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Commentary | PERSPECTIVES ON THE COLD WAR

. . . Now We Know Who Betrayed the U.S.

It appears that a number of people who were labeled 'spies' weren't victims of 'redbaiting' after all.

November 09, 1998|RONALD RADOSH | Ronald Radosh is senior research associate at the Center for Communitarian Policy Studies at George Washington University and co-author of "The Rosenberg File" (Yale University Press, 1998)

The further away America gets from the era of McCarthyism, the more confusion about the events of that tortured decade become. Last Sunday, CNN ran the "Red Scare" episode of its much-heralded "Cold War" series, in which viewers heard that in both the Soviet Union and the United States, "the Cold War was fought by fear." The Soviets had the Gulag, in which, as we know, millions perished, and the U.S. had J. Edgar Hoover and Joe McCarthy, proving to CNN that "both sides turned their own fear inward against their own people," hunting "the enemy within." Viewers heard actor Kenneth Branagh declaring that "the spirit of McCarthyism, the smearing of dissent as communist treason, stained American democracy for decades."

The implication is clear: Both sides hunted witches and imprisoned dissenters. As in the Soviet Union, those accused by McCarthy and company in the U.S. were moral exemplars, innocent victims opposed because of their advocacy of peace, civil rights and political liberty.

It is time, as we look back at our past, that we face the truth about the real nature of American communists and how many of its cadre served the espionage apparatus of the Soviet Union. McCarthy, a classic demagogue, exploited popular fears and the nation's inability to deal realistically and promptly with a very real threat to national security. McCarthy recklessly mixed the innocent with the guilty to serve his own political purposes and used evidence that he exaggerated and distorted and that often was totally false. But precisely because he was reckless, real communists who engaged in and contemplated espionage sought to claim the status of victims.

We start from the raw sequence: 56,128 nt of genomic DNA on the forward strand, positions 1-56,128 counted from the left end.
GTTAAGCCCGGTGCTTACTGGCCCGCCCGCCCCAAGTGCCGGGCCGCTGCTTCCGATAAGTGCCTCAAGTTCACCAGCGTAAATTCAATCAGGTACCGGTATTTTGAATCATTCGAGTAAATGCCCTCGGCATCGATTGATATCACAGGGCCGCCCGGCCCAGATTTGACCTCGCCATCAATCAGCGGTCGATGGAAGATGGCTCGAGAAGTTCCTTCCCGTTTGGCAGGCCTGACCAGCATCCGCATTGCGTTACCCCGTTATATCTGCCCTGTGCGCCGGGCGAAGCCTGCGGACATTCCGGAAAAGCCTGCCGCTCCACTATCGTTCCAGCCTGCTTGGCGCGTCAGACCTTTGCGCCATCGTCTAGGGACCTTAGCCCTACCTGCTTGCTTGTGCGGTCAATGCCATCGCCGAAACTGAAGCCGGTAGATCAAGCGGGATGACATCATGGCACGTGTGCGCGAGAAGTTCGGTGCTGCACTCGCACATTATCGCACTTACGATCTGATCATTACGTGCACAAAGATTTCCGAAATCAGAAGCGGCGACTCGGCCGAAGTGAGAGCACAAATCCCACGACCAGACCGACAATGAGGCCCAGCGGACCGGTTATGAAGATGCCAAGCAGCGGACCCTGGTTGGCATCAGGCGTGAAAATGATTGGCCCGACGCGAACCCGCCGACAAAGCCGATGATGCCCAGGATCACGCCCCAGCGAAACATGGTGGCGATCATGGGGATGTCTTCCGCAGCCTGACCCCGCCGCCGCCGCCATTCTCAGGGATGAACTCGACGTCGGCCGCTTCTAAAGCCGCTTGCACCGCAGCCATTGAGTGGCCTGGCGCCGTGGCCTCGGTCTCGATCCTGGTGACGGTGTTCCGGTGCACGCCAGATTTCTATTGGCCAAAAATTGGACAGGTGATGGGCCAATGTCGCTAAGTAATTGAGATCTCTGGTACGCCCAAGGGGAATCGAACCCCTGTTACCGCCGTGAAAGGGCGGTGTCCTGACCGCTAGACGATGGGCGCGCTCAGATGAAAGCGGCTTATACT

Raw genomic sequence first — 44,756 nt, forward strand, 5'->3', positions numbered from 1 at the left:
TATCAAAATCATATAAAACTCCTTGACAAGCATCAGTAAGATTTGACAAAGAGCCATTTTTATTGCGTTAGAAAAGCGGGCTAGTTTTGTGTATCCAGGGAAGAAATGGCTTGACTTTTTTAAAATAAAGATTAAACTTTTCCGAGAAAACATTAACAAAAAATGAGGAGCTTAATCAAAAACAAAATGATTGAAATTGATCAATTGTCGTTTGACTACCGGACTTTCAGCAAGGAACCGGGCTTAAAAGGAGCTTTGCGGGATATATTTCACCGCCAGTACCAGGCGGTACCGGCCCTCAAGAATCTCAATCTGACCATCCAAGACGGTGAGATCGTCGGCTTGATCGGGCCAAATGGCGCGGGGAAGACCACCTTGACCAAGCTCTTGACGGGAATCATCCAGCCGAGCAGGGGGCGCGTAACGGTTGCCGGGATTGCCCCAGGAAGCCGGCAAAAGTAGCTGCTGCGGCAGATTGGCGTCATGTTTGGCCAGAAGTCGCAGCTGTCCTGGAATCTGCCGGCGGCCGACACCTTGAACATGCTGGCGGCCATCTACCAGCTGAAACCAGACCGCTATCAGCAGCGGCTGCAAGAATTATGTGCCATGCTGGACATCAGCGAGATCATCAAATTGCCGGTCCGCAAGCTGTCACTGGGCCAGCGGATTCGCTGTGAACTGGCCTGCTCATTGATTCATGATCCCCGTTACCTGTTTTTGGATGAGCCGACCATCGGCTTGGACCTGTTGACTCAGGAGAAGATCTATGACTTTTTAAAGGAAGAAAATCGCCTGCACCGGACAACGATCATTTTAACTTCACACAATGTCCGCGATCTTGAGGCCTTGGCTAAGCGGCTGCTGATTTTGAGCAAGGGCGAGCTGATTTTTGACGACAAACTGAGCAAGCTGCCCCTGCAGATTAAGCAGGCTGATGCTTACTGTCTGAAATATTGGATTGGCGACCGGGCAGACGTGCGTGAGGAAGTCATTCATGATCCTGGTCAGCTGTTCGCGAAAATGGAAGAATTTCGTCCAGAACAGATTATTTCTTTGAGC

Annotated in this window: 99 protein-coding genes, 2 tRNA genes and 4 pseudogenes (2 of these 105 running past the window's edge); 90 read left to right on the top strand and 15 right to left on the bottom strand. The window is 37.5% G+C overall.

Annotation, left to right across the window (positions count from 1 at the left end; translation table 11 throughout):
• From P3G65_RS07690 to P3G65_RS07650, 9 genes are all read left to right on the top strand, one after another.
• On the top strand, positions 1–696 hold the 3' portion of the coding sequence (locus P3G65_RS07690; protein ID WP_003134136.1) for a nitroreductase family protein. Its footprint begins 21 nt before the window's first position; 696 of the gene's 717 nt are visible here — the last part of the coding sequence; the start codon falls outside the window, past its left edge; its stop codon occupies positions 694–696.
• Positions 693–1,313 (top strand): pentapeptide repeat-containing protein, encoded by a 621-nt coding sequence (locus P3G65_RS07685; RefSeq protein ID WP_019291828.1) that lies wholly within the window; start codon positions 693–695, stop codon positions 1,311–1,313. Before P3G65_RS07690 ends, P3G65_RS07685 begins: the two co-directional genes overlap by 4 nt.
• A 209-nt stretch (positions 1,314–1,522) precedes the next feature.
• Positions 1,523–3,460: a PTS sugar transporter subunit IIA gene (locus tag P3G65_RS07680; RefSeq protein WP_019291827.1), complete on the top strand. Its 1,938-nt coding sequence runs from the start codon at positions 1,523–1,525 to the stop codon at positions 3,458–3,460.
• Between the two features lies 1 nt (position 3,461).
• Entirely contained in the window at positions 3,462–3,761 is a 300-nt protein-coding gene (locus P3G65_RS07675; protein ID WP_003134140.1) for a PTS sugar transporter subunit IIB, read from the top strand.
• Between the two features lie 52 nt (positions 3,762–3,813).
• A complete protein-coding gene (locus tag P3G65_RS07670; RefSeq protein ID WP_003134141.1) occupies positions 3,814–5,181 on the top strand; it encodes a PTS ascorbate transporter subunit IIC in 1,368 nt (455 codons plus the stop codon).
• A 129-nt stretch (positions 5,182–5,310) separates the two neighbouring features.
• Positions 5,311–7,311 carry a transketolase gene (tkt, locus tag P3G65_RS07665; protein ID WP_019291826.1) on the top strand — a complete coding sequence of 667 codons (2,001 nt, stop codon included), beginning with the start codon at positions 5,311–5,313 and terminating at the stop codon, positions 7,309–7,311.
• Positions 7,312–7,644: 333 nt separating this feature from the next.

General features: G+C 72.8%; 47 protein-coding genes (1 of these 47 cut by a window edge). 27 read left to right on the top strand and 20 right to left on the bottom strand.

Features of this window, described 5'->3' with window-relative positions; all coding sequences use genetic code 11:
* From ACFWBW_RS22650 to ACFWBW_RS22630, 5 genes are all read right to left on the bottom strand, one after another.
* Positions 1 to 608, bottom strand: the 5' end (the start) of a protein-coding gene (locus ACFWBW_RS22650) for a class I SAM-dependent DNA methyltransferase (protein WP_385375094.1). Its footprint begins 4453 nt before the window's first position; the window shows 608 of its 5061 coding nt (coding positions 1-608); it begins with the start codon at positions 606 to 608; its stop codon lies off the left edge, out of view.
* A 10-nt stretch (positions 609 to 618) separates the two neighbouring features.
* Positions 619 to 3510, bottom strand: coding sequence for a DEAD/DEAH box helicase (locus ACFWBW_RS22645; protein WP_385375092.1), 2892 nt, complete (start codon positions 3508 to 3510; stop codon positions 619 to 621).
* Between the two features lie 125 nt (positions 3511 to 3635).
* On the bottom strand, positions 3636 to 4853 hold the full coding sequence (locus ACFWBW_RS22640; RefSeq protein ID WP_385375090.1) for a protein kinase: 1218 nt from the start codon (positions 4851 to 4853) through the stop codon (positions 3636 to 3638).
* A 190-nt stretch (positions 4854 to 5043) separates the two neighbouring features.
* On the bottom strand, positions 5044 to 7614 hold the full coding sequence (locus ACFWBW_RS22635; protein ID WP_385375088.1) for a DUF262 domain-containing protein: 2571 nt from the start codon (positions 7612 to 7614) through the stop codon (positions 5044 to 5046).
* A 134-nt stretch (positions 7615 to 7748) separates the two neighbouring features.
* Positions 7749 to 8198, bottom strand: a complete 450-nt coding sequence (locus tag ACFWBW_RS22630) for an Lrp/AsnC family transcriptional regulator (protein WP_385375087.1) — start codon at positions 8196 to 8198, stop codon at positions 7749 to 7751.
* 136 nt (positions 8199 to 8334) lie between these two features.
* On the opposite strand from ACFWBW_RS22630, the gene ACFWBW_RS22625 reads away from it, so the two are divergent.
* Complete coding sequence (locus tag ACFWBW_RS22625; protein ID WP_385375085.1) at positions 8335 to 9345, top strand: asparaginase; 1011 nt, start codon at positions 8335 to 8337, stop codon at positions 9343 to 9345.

For example, CNN gives us the great African American athlete, actor and singer, the late Paul Robeson, as one major example. His career cut short in the 1950s because of the blacklist and his passport taken away, Robeson is shown as the victim of bloodthirsty mobs in Peekskill, N.Y., and as a premature fighter for civil rights at a moment when his right to perform as an artist was destroyed by the red-baiters. CNN also gave us the pro-communist lawyer Arthur Kinoy, who said that the great liberal jurist, Justice Jerome Frank, would have granted their effort to gain a new trial for Julius and Ethel Rosenberg except for the justice's fear of what the McCarthyites would do to his career.

As for Robeson, as the historian William L. O'Neill has written, he "went around the world endorsing a political system based on mass murder, forced labor and the denial of every human right, accusing all who criticized him for doing so of bigotry." A winner of the Stalin Peace Prize in 1952, Robeson made a lot of news when he told the House Un-American Activities Committee that in the case of war with the Soviet Union, black Americans would not fight. As for Kinoy, he never met a communist not worth defending and, although most Americans acknowledge that the death sentence handed down on the Rosenbergs was an abomination, unlike Kinoy, they know full well that Julius Rosenberg was a dedicated Soviet agent who provided the Soviets with whatever important information, including atomic data, that he could get his hands on.

As for the blacklist, its alumni are today cheered and honored in Hollywood, while the greatest American film director, Elia Kazan, continually gets turned down by Hollywood's liberal elite, who refuse to grant him awards recognizing his contribution to American cinema because he cooperated with the HUAC by giving them names. As one of the blacklisted screenwriters recently put it, "You can't separate Kazan's work from what he did as a friendly witness."

The movement the Hollywood left was part of was not composed of simple well-meaning, anti-fascist idealists. Rosenberg, Alger Hiss, Theodore Hall and others were not beleaguered "dissenters" who were arrested and persecuted for their ideas. They were conscious agents of a foreign power, the Soviet Union, who betrayed their own country. And there was no mass persecution of labor organizations or indictment of radical groups. Rather, hundreds of American communists who were spies were never identified or caught. The Communist Party, in fact, was not just another American political party at the time, operating according to the regularly established legal rules of political organizations, even though its tie to the Soviet Union defined its very raison d'etre, and it was as much a conspiracy as it was a group of independent-minded heretics.

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